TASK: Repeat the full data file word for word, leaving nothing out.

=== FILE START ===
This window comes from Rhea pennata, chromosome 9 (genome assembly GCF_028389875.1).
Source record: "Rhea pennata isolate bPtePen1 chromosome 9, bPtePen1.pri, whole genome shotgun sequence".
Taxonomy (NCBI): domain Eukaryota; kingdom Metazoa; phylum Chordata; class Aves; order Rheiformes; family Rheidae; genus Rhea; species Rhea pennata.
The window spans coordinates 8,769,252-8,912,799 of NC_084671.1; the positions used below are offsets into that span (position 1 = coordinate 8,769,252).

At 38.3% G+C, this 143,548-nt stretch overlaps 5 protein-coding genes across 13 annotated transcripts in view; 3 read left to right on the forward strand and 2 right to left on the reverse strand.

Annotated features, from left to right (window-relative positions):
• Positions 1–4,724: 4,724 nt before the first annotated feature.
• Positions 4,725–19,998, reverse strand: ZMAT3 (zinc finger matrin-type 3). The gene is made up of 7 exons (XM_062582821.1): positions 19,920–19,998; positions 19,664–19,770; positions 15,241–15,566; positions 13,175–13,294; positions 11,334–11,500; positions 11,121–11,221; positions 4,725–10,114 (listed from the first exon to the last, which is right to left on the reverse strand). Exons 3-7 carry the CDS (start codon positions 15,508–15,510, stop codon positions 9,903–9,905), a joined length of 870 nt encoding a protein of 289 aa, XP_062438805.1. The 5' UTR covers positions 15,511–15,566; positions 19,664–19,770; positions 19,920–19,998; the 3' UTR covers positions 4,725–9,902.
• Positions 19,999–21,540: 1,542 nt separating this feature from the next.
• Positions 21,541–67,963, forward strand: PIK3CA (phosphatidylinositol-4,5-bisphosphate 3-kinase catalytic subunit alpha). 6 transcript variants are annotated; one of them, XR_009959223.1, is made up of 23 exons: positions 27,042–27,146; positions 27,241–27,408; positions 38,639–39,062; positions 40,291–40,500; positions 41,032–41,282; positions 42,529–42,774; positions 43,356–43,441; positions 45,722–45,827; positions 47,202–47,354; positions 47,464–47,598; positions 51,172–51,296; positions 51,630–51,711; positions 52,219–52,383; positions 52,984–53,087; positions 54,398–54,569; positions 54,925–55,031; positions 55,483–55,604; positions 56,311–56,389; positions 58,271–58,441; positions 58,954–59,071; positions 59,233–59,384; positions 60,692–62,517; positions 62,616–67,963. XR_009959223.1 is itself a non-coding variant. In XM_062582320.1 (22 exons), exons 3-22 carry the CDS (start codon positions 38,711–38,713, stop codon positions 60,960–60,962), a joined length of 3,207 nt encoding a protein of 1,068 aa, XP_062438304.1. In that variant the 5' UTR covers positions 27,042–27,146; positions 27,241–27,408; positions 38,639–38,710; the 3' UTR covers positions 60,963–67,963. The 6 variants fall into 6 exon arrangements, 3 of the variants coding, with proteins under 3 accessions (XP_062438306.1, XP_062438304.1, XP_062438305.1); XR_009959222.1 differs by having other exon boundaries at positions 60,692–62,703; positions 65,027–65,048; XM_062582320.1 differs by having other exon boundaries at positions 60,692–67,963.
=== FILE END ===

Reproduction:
This window comes from Rhea pennata, chromosome 9 (genome assembly GCF_028389875.1).
Source record: "Rhea pennata isolate bPtePen1 chromosome 9, bPtePen1.pri, whole genome shotgun sequence".
Taxonomy (NCBI): domain Eukaryota; kingdom Metazoa; phylum Chordata; class Aves; order Rheiformes; family Rheidae; genus Rhea; species Rhea pennata.
The window spans coordinates 8,769,252-8,912,799 of NC_084671.1; the positions used below are offsets into that span (position 1 = coordinate 8,769,252).

At 38.3% G+C, this 143,548-nt stretch overlaps 5 protein-coding genes across 13 annotated transcripts in view; 3 read left to right on the forward strand and 2 right to left on the reverse strand.

Annotated features, from left to right (window-relative positions):
• Positions 1–4,724: 4,724 nt before the first annotated feature.
• Positions 4,725–19,998, reverse strand: ZMAT3 (zinc finger matrin-type 3). The gene is made up of 7 exons (XM_062582821.1): positions 19,920–19,998; positions 19,664–19,770; positions 15,241–15,566; positions 13,175–13,294; positions 11,334–11,500; positions 11,121–11,221; positions 4,725–10,114 (listed from the first exon to the last, which is right to left on the reverse strand). Exons 3-7 carry the CDS (start codon positions 15,508–15,510, stop codon positions 9,903–9,905), a joined length of 870 nt encoding a protein of 289 aa, XP_062438805.1. The 5' UTR covers positions 15,511–15,566; positions 19,664–19,770; positions 19,920–19,998; the 3' UTR covers positions 4,725–9,902.
• Positions 19,999–21,540: 1,542 nt separating this feature from the next.
• Positions 21,541–67,963, forward strand: PIK3CA (phosphatidylinositol-4,5-bisphosphate 3-kinase catalytic subunit alpha). 6 transcript variants are annotated; one of them, XR_009959223.1, is made up of 23 exons: positions 27,042–27,146; positions 27,241–27,408; positions 38,639–39,062; positions 40,291–40,500; positions 41,032–41,282; positions 42,529–42,774; positions 43,356–43,441; positions 45,722–45,827; positions 47,202–47,354; positions 47,464–47,598; positions 51,172–51,296; positions 51,630–51,711; positions 52,219–52,383; positions 52,984–53,087; positions 54,398–54,569; positions 54,925–55,031; positions 55,483–55,604; positions 56,311–56,389; positions 58,271–58,441; positions 58,954–59,071; positions 59,233–59,384; positions 60,692–62,517; positions 62,616–67,963. XR_009959223.1 is itself a non-coding variant. In XM_062582320.1 (22 exons), exons 3-22 carry the CDS (start codon positions 38,711–38,713, stop codon positions 60,960–60,962), a joined length of 3,207 nt encoding a protein of 1,068 aa, XP_062438304.1. In that variant the 5' UTR covers positions 27,042–27,146; positions 27,241–27,408; positions 38,639–38,710; the 3' UTR covers positions 60,963–67,963. The 6 variants fall into 6 exon arrangements, 3 of the variants coding, with proteins under 3 accessions (XP_062438306.1, XP_062438304.1, XP_062438305.1); XR_009959222.1 differs by having other exon boundaries at positions 60,692–62,703; positions 65,027–65,048; XM_062582320.1 differs by having other exon boundaries at positions 60,692–67,963.